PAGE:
We are starting into a new crop year and I have been busy formulating a plan that I think will help you forget what a challenging year 2018 was. I have no prediction about where we will wind up but I do have a plan to follow before you put your corn planter into the ground.
The Carryout Spreadsheet I posted last week shows a doubling of the soybean carryout and a reduction in the corn carryout. This tells me a couple things.
1. Prices on soybeans should have limited upside. South America is having crop problems, but even with that we have a whole lot of soybeans.
2. A shift in acres back to corn won't help the corn carryout number.
The bottom line is that I am not very worried about corn or beans having a run away move to the upside for a LONG time.
In the shorter term however, we are entering a period where prices do tend to rally. This will probably be your last good opportunity to forward price what you intend to grow this year. The chart below highlights 3 times in the year when you should be marketing your grain.
Like my art work? You get the idea. Prices seasonally rise in late winter but you can get enormous spikes in the summer if the weather turns bad. It is too early yet to make any decisions about the markets this summer, but for now we should see prices holding firm, at least into March.
The tables below show that in 13 of the past 15 crop years, corn and soybeans both averaged quite impressive appreciation beginning in January. Corn rallies an average of 20 cents per bushel between January 10 and March 15.
Between January 28 and February 20, Soybeans average a 48 cent gain.
So if the odds favor a rally of some kind, I am not going to be aggressive selling anything yet. In fact, there are triggers out there now that could set the market off quite a bit higher despite the enormous carryout figures I have mentioned and they could all occur at nearly the same time:
1. The South American crop difficulties.
2. Tariffs being lifted permanently
3. The dollar turning lower.
4. Commodities bottoming at their 3 year cycle low
Did I say the dollar is turning lower? The dollar has begun what will become a multi-year cycle decline which will coincide with the 3 year cycle low in commodities. The dollar has pushed against the 200 day moving average (green line). When this support fails, expect the dollar to make a steep drop towards the 50 day moving average (blue). The dollar dropping will help all assets rise in this country, and at the very least should provide support for grains.
So as I mentioned last week, my near term targets for corn are $4.10 and for soybeans $9.71. When we hit these levels, you should consider contracting some grain, and perhaps using the options strategy I have mentioned often here to raise your floor on your crop insurance.
I should also mention something about oil. Last week I suggested this would be a good time to consider hedging your fuel cost for the year. I believe we are probably at the yearly cycle low on oil right now. Moore Research would also agree. They say that oil (and gasoline) bought January 13 and sold April 2 was profitable 14 of the last 15 years. The average gain per barrel is $5.81 per barrel on a 1000 barrel futures contract. Think about that.
For many in the area I serve, and including myself, 2018 was one that many of us will probably chalk up as a learning experience. I know I have. A new crop year is upon us, so it is time to look ahead and see what can be done to make the most we can with what we have.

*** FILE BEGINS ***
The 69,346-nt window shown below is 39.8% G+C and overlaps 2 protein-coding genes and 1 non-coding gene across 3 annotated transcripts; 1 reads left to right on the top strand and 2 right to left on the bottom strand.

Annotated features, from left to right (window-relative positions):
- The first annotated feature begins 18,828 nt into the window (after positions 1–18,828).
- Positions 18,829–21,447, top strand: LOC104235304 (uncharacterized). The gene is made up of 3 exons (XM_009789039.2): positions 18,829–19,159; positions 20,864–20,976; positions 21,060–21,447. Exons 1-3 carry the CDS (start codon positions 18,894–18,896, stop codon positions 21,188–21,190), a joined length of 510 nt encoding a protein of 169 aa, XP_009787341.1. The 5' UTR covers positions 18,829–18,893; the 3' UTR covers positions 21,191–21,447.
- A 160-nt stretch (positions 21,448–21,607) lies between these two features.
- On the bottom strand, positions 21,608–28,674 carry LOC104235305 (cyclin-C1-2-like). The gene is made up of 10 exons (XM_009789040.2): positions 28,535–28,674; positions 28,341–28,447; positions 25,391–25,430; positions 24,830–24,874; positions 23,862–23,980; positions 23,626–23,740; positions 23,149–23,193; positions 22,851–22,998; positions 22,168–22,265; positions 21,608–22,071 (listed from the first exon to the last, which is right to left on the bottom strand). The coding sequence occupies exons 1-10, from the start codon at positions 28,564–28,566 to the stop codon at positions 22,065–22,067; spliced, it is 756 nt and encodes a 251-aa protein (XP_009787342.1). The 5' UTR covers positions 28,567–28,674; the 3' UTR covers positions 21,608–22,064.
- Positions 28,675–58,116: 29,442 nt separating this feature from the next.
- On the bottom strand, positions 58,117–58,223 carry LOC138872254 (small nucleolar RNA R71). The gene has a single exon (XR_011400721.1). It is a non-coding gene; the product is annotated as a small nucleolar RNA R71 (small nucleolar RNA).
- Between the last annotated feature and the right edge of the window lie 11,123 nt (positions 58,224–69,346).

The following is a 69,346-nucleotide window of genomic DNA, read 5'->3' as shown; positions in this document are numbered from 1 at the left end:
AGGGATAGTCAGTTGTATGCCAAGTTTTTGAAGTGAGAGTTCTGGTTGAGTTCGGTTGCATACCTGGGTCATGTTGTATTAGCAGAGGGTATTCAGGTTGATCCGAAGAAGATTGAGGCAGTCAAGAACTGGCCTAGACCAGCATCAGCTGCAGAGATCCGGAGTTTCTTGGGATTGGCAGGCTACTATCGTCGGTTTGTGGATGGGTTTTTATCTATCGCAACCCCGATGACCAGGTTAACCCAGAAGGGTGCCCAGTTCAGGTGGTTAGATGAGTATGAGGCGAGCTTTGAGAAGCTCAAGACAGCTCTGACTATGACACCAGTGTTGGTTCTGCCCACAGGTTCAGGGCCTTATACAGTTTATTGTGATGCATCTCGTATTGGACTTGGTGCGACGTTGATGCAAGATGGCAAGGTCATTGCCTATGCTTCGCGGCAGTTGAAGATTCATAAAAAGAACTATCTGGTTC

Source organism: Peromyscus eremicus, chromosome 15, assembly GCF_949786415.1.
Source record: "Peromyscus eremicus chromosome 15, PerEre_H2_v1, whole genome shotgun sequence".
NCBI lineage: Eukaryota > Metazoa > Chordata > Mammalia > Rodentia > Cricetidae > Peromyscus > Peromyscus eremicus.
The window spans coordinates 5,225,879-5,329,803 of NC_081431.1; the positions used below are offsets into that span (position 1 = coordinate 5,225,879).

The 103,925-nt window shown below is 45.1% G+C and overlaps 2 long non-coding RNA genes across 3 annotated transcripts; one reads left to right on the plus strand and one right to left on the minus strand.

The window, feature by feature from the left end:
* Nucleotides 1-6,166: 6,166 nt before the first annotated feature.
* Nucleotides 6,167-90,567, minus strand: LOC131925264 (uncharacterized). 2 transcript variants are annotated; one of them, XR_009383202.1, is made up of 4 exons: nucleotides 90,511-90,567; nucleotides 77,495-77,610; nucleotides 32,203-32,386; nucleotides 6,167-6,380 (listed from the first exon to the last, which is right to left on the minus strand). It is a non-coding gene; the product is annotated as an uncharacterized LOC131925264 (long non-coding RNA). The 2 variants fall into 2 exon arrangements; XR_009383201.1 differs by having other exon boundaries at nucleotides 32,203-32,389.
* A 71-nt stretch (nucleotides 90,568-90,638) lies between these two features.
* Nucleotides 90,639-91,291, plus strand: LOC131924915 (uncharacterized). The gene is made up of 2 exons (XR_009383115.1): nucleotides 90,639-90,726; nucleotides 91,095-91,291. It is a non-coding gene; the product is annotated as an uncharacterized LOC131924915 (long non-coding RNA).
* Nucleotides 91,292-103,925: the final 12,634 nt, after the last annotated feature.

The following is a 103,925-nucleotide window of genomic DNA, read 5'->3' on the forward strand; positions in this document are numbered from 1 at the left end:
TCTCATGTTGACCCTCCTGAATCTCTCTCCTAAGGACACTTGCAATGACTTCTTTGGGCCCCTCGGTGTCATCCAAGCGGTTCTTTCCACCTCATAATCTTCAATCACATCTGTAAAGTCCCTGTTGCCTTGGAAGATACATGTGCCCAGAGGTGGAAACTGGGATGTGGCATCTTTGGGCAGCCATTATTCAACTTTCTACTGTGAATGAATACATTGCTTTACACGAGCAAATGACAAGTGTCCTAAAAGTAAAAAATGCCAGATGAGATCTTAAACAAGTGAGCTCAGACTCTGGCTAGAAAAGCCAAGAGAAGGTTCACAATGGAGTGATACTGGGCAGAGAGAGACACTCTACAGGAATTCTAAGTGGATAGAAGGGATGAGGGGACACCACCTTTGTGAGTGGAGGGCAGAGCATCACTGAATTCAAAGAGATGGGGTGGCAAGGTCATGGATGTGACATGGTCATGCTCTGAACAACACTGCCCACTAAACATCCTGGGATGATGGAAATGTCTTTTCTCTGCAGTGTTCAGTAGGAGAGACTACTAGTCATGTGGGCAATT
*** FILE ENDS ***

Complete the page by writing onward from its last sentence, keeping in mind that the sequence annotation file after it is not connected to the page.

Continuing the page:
Probably the best place to start is to look at the carryout spreadsheet. The numbers in the bottom rows reflect what the WASDE report estimates our carryout numbers to be and the soybean numbers are staggering. The USDA estimates we have more than doubled the soybean carryout from 438 Million Bushels to 955 Bushels, and they have also raised the world wide carryout to 115.33 Million Metric Tons. Compare the fields below with the red boxes drawn around them and compare those numbers with last years numbers and you will get a sense of what it is we are up against this year.
So yes, this will be a problem for soybeans when you figure in that we technically still have a tariff situation with China as there is still not a trade agreement. Going forward, rallies will need to be sold, and sold aggressively. I have not seen a strategy that would work any better than what I recommended using back in March of this year. If you recall, I recommended using bear put strategy to set a floor at $10.20 on the beans and at $4.00 on the corn. The strategy cost less than .10 per bushel and gave a much higher floor than the crop insurance provided. It is too early to work this strategy now, but I will be writing about it and meeting with farmers about it between now and March.
I think we will get a chance to set a floor on soybeans around the $9.70 area but it will probably take some sort of summer drought to push beans above that level. If price can get back to $9.70, wouldn't it be nice to set a floor on your expected production and just not worry about it any more?
The corn picture looks more encouraging as the carryout number has been reduced somewhat. Still, if we have a shift to corn acres similar to what we had in bean acres last year, we could find ourselves with an increased carryout number this year. We should be able to lock in a $4.10 number on corn again but the chart looks pretty sloppy right now.
If you received an email from me Monday, you know that I have turned bullish oil. Oil looks to have put in a major cycle low Monday and this would be a great place to place a hedge for your fuel needs for this year.
As I said, this would be a great place to hedge, but it would also be a good speculative trade, either with straight futures or options. I think we could see $60 oil by this summer. 1 oil contract is 1000 barrels, so a rally to $60 from $45 is worth $15,000.